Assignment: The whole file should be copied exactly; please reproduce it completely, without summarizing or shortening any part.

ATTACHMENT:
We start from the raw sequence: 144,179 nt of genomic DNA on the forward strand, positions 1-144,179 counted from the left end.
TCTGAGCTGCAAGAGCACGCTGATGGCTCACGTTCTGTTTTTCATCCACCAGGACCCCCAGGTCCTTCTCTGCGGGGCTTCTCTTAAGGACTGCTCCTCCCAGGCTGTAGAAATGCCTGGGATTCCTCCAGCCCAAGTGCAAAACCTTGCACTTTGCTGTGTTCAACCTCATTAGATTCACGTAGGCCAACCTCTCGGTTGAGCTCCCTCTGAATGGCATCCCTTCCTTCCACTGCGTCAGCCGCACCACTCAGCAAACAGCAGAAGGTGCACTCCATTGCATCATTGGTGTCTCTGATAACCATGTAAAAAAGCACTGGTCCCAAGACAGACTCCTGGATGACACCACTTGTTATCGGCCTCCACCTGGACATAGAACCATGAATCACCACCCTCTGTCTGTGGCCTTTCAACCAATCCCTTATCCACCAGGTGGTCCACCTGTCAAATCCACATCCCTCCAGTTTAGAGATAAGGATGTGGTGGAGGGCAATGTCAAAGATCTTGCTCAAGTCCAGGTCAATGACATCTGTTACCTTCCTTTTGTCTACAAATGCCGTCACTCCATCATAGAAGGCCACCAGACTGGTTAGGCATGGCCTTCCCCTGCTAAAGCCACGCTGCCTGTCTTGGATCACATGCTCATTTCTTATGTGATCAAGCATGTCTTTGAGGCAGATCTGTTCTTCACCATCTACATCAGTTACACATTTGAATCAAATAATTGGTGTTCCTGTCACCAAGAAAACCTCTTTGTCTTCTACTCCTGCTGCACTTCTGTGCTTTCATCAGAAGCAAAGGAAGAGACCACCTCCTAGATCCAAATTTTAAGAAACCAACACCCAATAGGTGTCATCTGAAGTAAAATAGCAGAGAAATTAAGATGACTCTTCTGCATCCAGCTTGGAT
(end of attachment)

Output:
We start from the raw sequence: 144,179 nt of genomic DNA on the forward strand, positions 1-144,179 counted from the left end.
TCTGAGCTGCAAGAGCACGCTGATGGCTCACGTTCTGTTTTTCATCCACCAGGACCCCCAGGTCCTTCTCTGCGGGGCTTCTCTTAAGGACTGCTCCTCCCAGGCTGTAGAAATGCCTGGGATTCCTCCAGCCCAAGTGCAAAACCTTGCACTTTGCTGTGTTCAACCTCATTAGATTCACGTAGGCCAACCTCTCGGTTGAGCTCCCTCTGAATGGCATCCCTTCCTTCCACTGCGTCAGCCGCACCACTCAGCAAACAGCAGAAGGTGCACTCCATTGCATCATTGGTGTCTCTGATAACCATGTAAAAAAGCACTGGTCCCAAGACAGACTCCTGGATGACACCACTTGTTATCGGCCTCCACCTGGACATAGAACCATGAATCACCACCCTCTGTCTGTGGCCTTTCAACCAATCCCTTATCCACCAGGTGGTCCACCTGTCAAATCCACATCCCTCCAGTTTAGAGATAAGGATGTGGTGGAGGGCAATGTCAAAGATCTTGCTCAAGTCCAGGTCAATGACATCTGTTACCTTCCTTTTGTCTACAAATGCCGTCACTCCATCATAGAAGGCCACCAGACTGGTTAGGCATGGCCTTCCCCTGCTAAAGCCACGCTGCCTGTCTTGGATCACATGCTCATTTCTTATGTGATCAAGCATGTCTTTGAGGCAGATCTGTTCTTCACCATCTACATCAGTTACACATTTGAATCAAATAATTGGTGTTCCTGTCACCAAGAAAACCTCTTTGTCTTCTACTCCTGCTGCACTTCTGTGCTTTCATCAGAAGCAAAGGAAGAGACCACCTCCTAGATCCAAATTTTAAGAAACCAACACCCAATAGGTGTCATCTGAAGTAAAATAGCAGAGAAATTAAGATGACTCTTCTGCATCCAGCTTGGAT